Assassins Creed 3 is the buggiest triple-A game I have ever played and that’s with the day one patch. Connor got stuck in walls at times, I saw a chest move by itself, guards that stop patrolling, a ladies dress that defied gravity and so much more that I was actually tempted to send hate mail to Ubisoft. There were no tombs to discover, not a hell of a lot of platforming and nothing worth discovering either. Side missions have lost all meaning to the story and present little to no challenge at all. Synchronizing one hundred percent no longer adds to the enjoyment of replaying a level because your optional objectives are not always challenging, instead they become excruciatingly painful. The combat system has been dumbed down to the point that you might as well not even get into a fight because all you have to do is wait for a guard to attack and then either disarm them or counter attack them. While I am aware that this is roughly the same as the previous games the combat in here specifically lacks any excitement. Also when a line of guards is about to fire at you, you have a chance to grab a nearby enemy and use them as a human shield but there are times where you can’t see the warning indicator and you will get shot to hell and loose a substantial amount of health in the process. Speaking of health, it regenerates after a combat sequence and it is almost impossible to die unless you deliberately run off a cliff or miss the warning indicator and get shot at twice by rows of guards.
The biggest problem I have with this game is the story. The main story arc of saving the world ended way too easily and it left me with a, Is that it?, kind of feeling. I was sorely disappointed at how Ubisoft spent all this time building up this awesome story and then just ending it with hardly any drama or emotion. None of the characters had a sense of impending doom upon them. They expressed concern sure, but not one of them showed fear or even panicked. It’s like they didn’t really care or understand the ramifications of this thing. They were all completely emotionless except for maybe a few small scenes. Ubisoft tied up a few loose ends but everything was just so easy. It almost feels like they got bored with their own story and personally, after investing five years worth into this series, the ending and the answers that we get leaves me with a horrible taste in my mouth. Connor’s story was also exceptionally boring and he had no character development at all. He was either, whiney, neutral, frustrated or angry and he was just doing as he was told. Granted he was driven by revenge after his village burned down but you would think that after years of training to be an assassin that he would have some form of enlightenment or understanding and start realizing that there are bigger things happening in his world besides his needless lust for vengeance.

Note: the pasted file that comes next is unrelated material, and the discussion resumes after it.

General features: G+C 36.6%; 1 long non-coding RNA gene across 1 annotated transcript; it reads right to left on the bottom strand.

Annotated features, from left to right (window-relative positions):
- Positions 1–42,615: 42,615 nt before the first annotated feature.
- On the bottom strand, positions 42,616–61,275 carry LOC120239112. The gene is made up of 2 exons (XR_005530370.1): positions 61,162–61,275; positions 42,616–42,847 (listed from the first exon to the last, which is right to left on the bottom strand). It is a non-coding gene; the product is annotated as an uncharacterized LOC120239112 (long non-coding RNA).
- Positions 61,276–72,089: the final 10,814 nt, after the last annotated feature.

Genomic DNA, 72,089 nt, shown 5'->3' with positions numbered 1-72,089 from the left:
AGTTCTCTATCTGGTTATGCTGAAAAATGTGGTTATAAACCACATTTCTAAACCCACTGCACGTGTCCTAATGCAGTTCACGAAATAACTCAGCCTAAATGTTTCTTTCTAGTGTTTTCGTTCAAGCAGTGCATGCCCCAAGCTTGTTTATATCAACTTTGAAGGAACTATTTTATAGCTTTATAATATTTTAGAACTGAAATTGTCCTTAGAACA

This is an empty shell of an Assassins Creed game and it honestly hurts to say such bad things about it. For a game that has had a three year development process, it felt rushed, unpolished and had a general lack of care and effort put into it. If this is how they treat their top IP franchises I don’t want to imagine how they treat their lowest IP and this review is coming from a dedicated Assassins Creed fan boy who owns all the original games for PC and PS3.
If you’re a fan you will probably appreciate the finer things this game has to offer but if you’re new to this IP rather play the first four and give this a miss and watch the ending on You Tube.
- Polygon: ‘Assassin’s Creed 3’ review (polygon.com)
- VIDEO GAME REVUE: Assassin’s Creed III (PC/PS3/X360) (therogersrevue.wordpress.com)
- ‘Assassin’s Creed 3′ Review (gamerant.com)
- Assassin’s Creed III sells a lot, debuts at top of UK chart (gamesradar.com)
- Assassin’s Creed 3 – review (guardian.co.uk)
- Assassin’s Creed III Review (godisageek.com)
- Review: ‘Assassin’s Creed 3’ exquisitely detailed (mercurynews.com)
- Assassin’s Creed III to ‘bring finality’ to Desmond’s story (gamesradar.com)
- Assassins Creed III Review (gamingnews01.com)
- Assassin’s Creed II Review (gamingnews01.com)
- Done & Dusted: Why I’m Glad I’m Not Playing Assassin’s Creed 3 Anymore (modernborefare.com)